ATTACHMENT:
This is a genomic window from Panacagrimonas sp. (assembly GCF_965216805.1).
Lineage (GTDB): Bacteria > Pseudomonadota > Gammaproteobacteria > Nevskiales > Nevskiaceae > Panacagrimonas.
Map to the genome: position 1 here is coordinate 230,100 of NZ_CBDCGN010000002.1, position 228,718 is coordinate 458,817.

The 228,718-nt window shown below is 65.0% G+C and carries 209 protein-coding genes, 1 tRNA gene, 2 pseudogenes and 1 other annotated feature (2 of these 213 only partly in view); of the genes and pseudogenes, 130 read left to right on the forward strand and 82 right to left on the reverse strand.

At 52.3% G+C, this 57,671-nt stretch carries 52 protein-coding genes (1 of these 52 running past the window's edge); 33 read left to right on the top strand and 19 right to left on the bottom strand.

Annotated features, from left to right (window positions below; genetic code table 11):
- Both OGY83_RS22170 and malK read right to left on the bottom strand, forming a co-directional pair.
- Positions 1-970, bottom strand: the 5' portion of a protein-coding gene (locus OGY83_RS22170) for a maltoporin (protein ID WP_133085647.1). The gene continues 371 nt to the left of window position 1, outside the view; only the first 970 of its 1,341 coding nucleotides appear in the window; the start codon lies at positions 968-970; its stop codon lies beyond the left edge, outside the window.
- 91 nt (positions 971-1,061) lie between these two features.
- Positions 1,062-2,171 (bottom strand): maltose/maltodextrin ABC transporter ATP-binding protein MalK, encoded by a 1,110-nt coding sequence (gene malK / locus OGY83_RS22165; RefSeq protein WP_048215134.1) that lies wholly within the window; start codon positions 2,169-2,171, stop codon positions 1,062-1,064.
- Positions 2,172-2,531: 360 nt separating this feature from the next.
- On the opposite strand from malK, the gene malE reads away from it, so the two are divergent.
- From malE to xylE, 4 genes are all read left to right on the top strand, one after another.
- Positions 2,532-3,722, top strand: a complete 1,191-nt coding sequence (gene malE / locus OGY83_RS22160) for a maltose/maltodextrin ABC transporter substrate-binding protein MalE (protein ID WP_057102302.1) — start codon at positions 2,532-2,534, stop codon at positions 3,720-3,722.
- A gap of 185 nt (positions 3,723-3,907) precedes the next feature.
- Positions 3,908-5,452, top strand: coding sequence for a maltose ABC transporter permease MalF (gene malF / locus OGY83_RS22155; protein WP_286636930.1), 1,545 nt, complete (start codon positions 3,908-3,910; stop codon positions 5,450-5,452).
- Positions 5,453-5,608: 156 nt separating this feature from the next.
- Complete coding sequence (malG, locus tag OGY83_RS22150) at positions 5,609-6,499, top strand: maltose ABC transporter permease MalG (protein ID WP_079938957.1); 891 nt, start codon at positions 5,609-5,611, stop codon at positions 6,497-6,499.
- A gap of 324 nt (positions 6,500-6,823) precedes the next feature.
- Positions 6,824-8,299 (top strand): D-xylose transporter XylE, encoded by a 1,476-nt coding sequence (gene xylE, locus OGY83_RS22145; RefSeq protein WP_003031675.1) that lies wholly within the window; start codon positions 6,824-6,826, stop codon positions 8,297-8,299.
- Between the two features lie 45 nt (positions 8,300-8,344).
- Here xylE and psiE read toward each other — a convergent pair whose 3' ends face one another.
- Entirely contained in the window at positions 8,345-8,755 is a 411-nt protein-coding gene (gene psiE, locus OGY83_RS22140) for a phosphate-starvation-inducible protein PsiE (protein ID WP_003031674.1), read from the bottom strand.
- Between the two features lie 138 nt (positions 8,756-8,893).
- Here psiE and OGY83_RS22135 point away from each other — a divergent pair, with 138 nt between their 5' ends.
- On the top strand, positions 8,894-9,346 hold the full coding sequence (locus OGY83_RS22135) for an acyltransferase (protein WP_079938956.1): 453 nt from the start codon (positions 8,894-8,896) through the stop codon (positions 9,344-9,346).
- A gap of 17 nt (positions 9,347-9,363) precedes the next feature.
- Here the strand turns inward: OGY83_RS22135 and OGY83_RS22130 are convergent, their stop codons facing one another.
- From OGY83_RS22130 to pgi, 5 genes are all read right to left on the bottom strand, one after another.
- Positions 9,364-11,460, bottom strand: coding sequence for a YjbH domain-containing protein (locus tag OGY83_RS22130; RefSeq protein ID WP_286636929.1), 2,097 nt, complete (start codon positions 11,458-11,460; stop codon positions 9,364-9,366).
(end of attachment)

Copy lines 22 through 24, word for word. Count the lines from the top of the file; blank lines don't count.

- Here xylE and psiE read toward each other — a convergent pair whose 3' ends face one another.
- Entirely contained in the window at positions 8,345-8,755 is a 411-nt protein-coding gene (gene psiE, locus OGY83_RS22140) for a phosphate-starvation-inducible protein PsiE (protein ID WP_003031674.1), read from the bottom strand.
- Between the two features lie 138 nt (positions 8,756-8,893).